Nope, Mitt Romney won't be teaming up with Spider-Man if he wins the White House.
Republican House Speaker John Boehner, who hails from Ohio, thinks that President Obama will win the Buckeye State. "The auto bailout may help the president in Ohio a little," he said.
Rosario Crocetta, the new gay governor of conservative Sicily, promised voters not to have sex while in office.
LGBT groups plan on protesting anti-gay singer Beenie Man's upcoming concert at Ocean Grove Lodge in Trinidad, California.
After endorsing President Obama in 2008, the New York Daily News today backed Mitt Romney. "Offering a rosy vision of a country already on the rise, Obama argues that he would lead a resurgence by staying the course," the editors write. "He posits that spending in areas such as education and clean energy would be beneficial, and he sees raising taxes on high-income earners as key to 'balanced' deficit reduction. Each on its own is attractive, but the whole comes up short."
Openly gay Rep. Tammy Baldwin's popular Senate campaign is profiled in the New York Times Style section today. Why style and not National? Who knows, but here's a taste: "Though a victory by Ms. Baldwin on Tuesday would represent the election of the first openly gay or lesbian person to the Senate, gay groups have been surprisingly low-key about their public support. Fund-raisers have largely been intimate affairs at people’s homes; no giant fund-raising galas in gay enclaves like West Hollywood or the Castro in San Francisco."
New York magazine takes post-Sandy Manhattan.
A judge tossed gay man Stephen Hank's defamation lawsuit against Bristol Palin and ordered him to pay all legal fees connected to a nightclub altercation in which Hank called Palin's mother, Sarah Palin, a "whore" and Bristol responded by calling him gay.
Wreck-It Ralph topped the weekend box office with $49.1 million.
PeTA says being a vegan makes your penis bigger. I doubt the veracity of that statement, because, c'mon, we men-folk would have figured that out ages ago!
10 random quotes from Ellen DeGeneres.
Joe Simpson still says he's not gay.
Rhode Island House Speaker Gordon Fox says that his state will vote on marriage equality next month.
The economy tops equality as the most important issue for Grindr users: "Forty-six percent of gay men who responded to the nationwide survey, conducted by hookup app Grindr, voted for the economy and job creation as the No. 1 priority in the race between the Democratic incumbent, President Obama, and Republican challenger Mitt Romney. The second-highest-ranked issue was equality (29 percent). In third place was health care (11 percent.)"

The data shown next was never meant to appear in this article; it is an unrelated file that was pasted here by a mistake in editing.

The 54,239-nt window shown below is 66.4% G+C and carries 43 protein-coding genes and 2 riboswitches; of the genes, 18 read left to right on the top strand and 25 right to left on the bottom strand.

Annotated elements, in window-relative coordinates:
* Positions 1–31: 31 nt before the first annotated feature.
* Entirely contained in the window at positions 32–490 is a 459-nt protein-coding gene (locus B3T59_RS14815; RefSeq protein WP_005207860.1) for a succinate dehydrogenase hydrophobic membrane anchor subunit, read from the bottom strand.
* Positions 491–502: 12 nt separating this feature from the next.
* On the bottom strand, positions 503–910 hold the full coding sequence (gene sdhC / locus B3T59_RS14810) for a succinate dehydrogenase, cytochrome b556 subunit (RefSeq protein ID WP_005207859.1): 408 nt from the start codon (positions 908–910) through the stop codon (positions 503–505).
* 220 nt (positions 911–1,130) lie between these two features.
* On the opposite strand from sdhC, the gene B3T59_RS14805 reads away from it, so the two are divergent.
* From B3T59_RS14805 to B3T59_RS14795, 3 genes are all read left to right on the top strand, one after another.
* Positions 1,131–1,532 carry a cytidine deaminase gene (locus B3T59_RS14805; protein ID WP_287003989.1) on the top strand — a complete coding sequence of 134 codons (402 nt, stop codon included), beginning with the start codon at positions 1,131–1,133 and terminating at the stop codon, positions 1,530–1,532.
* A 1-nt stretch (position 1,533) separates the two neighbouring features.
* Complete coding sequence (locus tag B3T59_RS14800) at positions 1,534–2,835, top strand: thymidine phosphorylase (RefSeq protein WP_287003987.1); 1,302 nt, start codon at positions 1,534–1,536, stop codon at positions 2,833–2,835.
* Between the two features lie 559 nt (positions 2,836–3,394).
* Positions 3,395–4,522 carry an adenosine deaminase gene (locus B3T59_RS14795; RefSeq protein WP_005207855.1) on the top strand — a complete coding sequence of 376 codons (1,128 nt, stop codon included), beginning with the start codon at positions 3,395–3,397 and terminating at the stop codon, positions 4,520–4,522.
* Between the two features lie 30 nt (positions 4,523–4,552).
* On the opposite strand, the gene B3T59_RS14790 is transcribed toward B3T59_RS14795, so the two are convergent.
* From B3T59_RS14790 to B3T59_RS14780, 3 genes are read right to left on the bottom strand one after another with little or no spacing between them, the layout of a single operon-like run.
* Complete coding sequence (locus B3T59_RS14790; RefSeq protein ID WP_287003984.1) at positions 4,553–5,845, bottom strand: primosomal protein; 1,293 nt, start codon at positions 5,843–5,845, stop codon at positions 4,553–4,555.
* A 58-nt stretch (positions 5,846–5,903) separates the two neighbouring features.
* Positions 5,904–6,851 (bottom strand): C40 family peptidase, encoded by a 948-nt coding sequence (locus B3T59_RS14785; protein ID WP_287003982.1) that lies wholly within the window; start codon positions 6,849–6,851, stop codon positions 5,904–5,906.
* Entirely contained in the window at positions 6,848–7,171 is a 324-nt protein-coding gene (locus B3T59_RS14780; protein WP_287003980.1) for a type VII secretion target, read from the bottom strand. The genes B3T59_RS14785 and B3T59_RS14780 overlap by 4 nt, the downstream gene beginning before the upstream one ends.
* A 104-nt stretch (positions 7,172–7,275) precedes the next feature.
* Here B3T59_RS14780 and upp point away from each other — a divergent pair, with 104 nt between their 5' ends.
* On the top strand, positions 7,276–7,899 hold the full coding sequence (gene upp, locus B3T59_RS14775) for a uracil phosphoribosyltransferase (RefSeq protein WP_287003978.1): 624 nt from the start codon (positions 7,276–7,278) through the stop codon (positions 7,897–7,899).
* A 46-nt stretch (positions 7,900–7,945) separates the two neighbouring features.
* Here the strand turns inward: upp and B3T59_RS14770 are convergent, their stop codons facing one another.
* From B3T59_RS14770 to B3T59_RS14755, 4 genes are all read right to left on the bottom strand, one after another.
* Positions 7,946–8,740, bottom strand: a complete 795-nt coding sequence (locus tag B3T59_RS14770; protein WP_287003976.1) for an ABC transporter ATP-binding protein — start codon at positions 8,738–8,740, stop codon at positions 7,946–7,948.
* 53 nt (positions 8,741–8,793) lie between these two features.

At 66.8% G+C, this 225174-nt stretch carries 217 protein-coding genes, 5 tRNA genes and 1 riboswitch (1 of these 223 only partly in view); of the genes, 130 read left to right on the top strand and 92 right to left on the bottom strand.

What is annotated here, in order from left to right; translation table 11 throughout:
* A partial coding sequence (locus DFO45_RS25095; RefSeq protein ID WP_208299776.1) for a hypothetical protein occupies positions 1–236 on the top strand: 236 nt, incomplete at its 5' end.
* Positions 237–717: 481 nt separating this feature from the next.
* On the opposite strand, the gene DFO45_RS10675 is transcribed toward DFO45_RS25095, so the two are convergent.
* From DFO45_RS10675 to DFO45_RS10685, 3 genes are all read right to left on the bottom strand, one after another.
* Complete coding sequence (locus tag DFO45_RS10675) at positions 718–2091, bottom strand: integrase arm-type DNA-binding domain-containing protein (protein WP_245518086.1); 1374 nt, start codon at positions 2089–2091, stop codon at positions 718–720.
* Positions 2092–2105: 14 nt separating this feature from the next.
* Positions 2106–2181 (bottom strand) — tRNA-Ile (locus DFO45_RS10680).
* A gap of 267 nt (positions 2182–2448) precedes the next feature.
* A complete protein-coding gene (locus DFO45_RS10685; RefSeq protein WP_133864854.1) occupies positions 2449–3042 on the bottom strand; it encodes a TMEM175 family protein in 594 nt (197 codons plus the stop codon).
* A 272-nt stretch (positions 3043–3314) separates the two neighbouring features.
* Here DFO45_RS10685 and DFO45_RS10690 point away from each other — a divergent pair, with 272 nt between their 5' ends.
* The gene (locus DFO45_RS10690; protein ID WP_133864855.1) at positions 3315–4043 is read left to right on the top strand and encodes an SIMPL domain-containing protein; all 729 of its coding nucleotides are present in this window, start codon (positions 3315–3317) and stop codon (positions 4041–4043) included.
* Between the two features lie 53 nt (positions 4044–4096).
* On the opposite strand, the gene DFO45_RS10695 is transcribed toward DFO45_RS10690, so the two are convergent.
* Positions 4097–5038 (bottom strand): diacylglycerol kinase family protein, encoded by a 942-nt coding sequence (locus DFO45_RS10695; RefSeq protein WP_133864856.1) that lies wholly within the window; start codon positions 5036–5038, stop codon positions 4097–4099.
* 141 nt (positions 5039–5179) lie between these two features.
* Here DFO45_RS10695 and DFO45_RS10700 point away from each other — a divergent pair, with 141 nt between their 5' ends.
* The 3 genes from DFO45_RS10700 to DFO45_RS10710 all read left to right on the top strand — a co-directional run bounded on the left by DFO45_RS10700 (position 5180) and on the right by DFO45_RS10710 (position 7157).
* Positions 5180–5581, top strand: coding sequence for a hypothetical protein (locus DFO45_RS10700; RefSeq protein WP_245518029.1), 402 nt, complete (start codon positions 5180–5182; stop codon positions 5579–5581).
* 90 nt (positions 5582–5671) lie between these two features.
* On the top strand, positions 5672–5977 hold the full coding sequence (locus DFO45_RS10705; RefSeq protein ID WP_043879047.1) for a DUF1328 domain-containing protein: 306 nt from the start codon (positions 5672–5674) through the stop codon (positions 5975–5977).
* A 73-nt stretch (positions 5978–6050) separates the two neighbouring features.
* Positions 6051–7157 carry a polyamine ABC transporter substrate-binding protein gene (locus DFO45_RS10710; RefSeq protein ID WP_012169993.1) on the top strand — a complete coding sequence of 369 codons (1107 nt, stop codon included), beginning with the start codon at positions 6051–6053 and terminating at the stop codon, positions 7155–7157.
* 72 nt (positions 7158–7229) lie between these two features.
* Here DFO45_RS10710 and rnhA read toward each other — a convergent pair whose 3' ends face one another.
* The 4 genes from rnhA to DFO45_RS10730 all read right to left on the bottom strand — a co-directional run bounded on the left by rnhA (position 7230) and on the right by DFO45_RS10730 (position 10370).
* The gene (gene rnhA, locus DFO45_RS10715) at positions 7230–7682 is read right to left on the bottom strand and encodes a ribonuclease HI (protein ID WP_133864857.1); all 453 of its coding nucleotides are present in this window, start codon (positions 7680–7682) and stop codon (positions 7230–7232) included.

After loving up on President Obama during the post-Sandy media storm, New Jersey Gov. Chris Christie reaffirmed his allegiance to Mitt Romney. "The fact of the matter is what New Jerseyans expect from their governor is to work for them, not to work for any particular political party. I'm a Republican and I have endorsed Mitt Romney, I support him and I intend to vote for him on Tuesday," he told an Israeli television station.
Maine GOP State Rep. David Johnson uses dead gay brother to rail against marriage equality: "I miss my brother and stay in contact with his partner because I love them both and know many other gay couples and love them dearly as well. The fact remains that God intended marriage to be between one man and one woman, and we have no right to redefine marriage. It has taken me a while, but I have finally figured out that God’s plan is better than man’s plan in all aspects of life. He constructed marriage this way for a reason."
Posted Nov. 4,2012 at 6:15 PM EST by Andrew Belonsky in 2012 Election, Barack Obama, Chris Christie, Comic Books, Gay Marriage, Grindr, Hurricane Sandy, John Boehner, Minnesota, Mitt Romney, News, Ohio, Religion | Permalink | Comments (19)
YOUR FEATURE PRESENTATION
No one can fly a plane like Captain Whip (Denzel Washington). Unfortunately no one can drink like him either. Within the first fifteen or so minutes of Flight, the new drama from Robert Zemeckis (of Forrest Gump fame), Whip has already downed multiple vodkas, beers, and at least one line of coke. He's high before lift-off; this bender is all on the morning he's piloting 104 souls on a commercial aircraft to Atlanta.
Whip gives drunk driving a whole new vertical meaning.
Captain Whip's flight is, unfortunately, doomed. In the aftermath of the unusual crash (very well shot and edited -- a real armrest grabber and apparently it is possible to fly a plane inverted) Whip, his co-workers, multiple lawyers and moneyed executives are engaged in the very tense and very high-stakes legal battle as to the why the plane went down.
"Why?" is an open ended question so let's ask a more specific one. Will Denzel win his sixth Oscar nomination?